Add SSH Keys for GitHub

March 22, 2021

SSH Keys for GitHub

Objectives

  • Explain what an SSH key is
  • Generate your own SSH key pair
  • Add your SSH key to your GitHub account
  • Learn how to use your SSH key in your GitHub workflow

Why Use an SSH Key?

When working with a GitHub repository, you’ll often need to identify yourself to GitHub using your username and password. An SSH key is an alternate way to identify yourself that doesn’t require you to enter you username and password every time.

SSH keys come in pairs, a public key that gets shared with services like GitHub, and a private key that is stored only on your computer. If the keys match, you’re granted access.

The cryptography behind SSH keys ensures that no one can reverse engineer your private key from the public one.

Generating an SSH key pair

The first step in using SSH authorization with GitHub is to generate your own key pair.

You might already have an SSH key pair on your machine. You can check to see if one exists by moving to your.sshdirectory and listing the contents.

$ cd ~/.ssh
$ ls

If you see bitfrit.pub, you already have a key pair and don’t need to create a new one.

If you don’t see bitfrit.pub, use the following command to generate a new key pair. Make sure to replace your@email.comwith your own email address.

$ ssh-keygen -o -t rsa -C "manoj@bitfrit.com"

(The-ooption was added in 2014; if this command fails for you, just remove the-oand try again)

When asked where to save the new key, hit enter to accept the default location.

Generating public/private rsa key pair.
Enter file in which to save the key (/Users/username/.ssh/id_rsa):bitfrit

You will then be asked to provide an optional passphrase. This can be used to make your key even more secure, but for this lesson you can skip it by hitting enter twice.

Enter passphrase (empty for no passphrase):
Enter same passphrase again:

When the key generation is complete, you should see the following confirmation:

Your identification has been saved in /Users/username/.ssh/bitfrit.
Your public key has been saved in /Users/username/.ssh/bitfrit.pub.
The key fingerprint is:
01:0f:f4:3b:ca:85:d6:17:a1:7d:f0:68:9d:f0:a2:db manoj@bitfrit.com
The key's randomart image is:
+--[ RSA 2048]----+
|                 |
|                 |
|        . E +    |
|       . o = .   |
|      . S =   o  |
|       o.O . o   |
|       o .+ .    |
|      . o+..     |
|       .+=o      |
+-----------------+

The random art image is an alternate way to match keys but we won’t be needing this.

Add your public key to GitHub

We now need to tell GitHub about your public key. Display the contents of your new public key file withcat:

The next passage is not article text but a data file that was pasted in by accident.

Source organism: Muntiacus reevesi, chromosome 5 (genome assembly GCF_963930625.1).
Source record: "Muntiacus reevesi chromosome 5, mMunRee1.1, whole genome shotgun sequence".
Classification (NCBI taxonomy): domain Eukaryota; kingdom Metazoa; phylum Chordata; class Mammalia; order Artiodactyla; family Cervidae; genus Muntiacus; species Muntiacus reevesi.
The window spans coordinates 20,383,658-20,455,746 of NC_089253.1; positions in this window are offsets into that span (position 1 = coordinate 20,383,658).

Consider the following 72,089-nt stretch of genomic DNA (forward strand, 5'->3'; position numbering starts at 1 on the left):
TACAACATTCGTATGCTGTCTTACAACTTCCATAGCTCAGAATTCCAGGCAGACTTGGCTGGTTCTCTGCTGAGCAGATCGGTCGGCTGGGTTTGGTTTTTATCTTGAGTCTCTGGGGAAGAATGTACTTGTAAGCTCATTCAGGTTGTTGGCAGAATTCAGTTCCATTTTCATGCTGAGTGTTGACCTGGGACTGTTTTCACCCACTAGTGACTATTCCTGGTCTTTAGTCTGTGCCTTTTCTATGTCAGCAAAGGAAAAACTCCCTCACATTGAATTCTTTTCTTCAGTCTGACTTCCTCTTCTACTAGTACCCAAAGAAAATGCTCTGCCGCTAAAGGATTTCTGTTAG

The random art image is an alternate way to match keys but we won’t be needing this.

Add your public key to GitHub

We now need to tell GitHub about your public key. Display the contents of your new public key file withcat:

$ cat ~/.ssh/bitfrit.pub

The output should look something like this:

ssh-rsa AAAAB3NzaC1yc2EAAAABIwAAAQEA879BJGYlPTLIuc9/R5MYiN4yc/YiCLcdBpSdzgK9Dt0Bkfe3rSz5cPm4wmehdE7GkVFXrBJ2YHqPLuM1yx1AUxIebpwlIl9f/aUHOts9eVnVh4NztPy0iSU/Sv0b2ODQQvcy2vYcujlorscl8JjAgfWsO3W4iGEe6QwBpVomcME8IU35v5VbylM9ORQa6wvZMVrPECBvwItTY8cPWH3MGZiK/74eHbSLKA4PY3gM4GHI450Nie16yggEg2aTQfWA1rry9JYWEoHS9pJ1dnLqZU3k/8OWgqJrilwSoC5rGjgp93iu0H8T6+mEHGRQe84Nk1y5lESSWIbn6P636Bl3uQ== manoj@bitfrit.com

Copy the contents of the output to your clipboard.

Login to github.com and bring up your account settings by clicking the tools icon.


GitHub Account Settings

SelectSSH Keysfrom the side menu, then click theAdd SSH keybutton.

GitHub SSH Keys panel

Name your key something whatever you like, and paste the contents of your clipboard into the Key text box.

GitHub Add SSH Key

Finally, hit Add key to save. Enter your github password if prompted.

####Using Your SSH Key

Going forward, you can use the SSH clone URL when copying a repo to your local machine.

This will allow you to bypass entering your username and password for future GitHub commands.

Key Points

  • SSH is a secure alternative to username/password authorization
  • SSH keys are generated in public / private pairs. Your public key can be shared with others. The private keys stays on your machine only.
  • You can authorize with GitHub through SSH by sharing your public key with GitHub

    Adding your SSH key to the ssh-agent

  • Interminal type eval "$(ssh-agent -s)"
  • Add your SSH key to the ssh-agent. If you are using an existing SSH key rather than generating a new SSH key, you’ll need to replace id_rsa in the command with the name of your existing private key file. Enter this command$ ssh-add -K ~/.ssh/bitfrit

Written by Manoj Bhardwaj who lives and works in Dharamshala Himachal Pradesh (India). My stackoverflow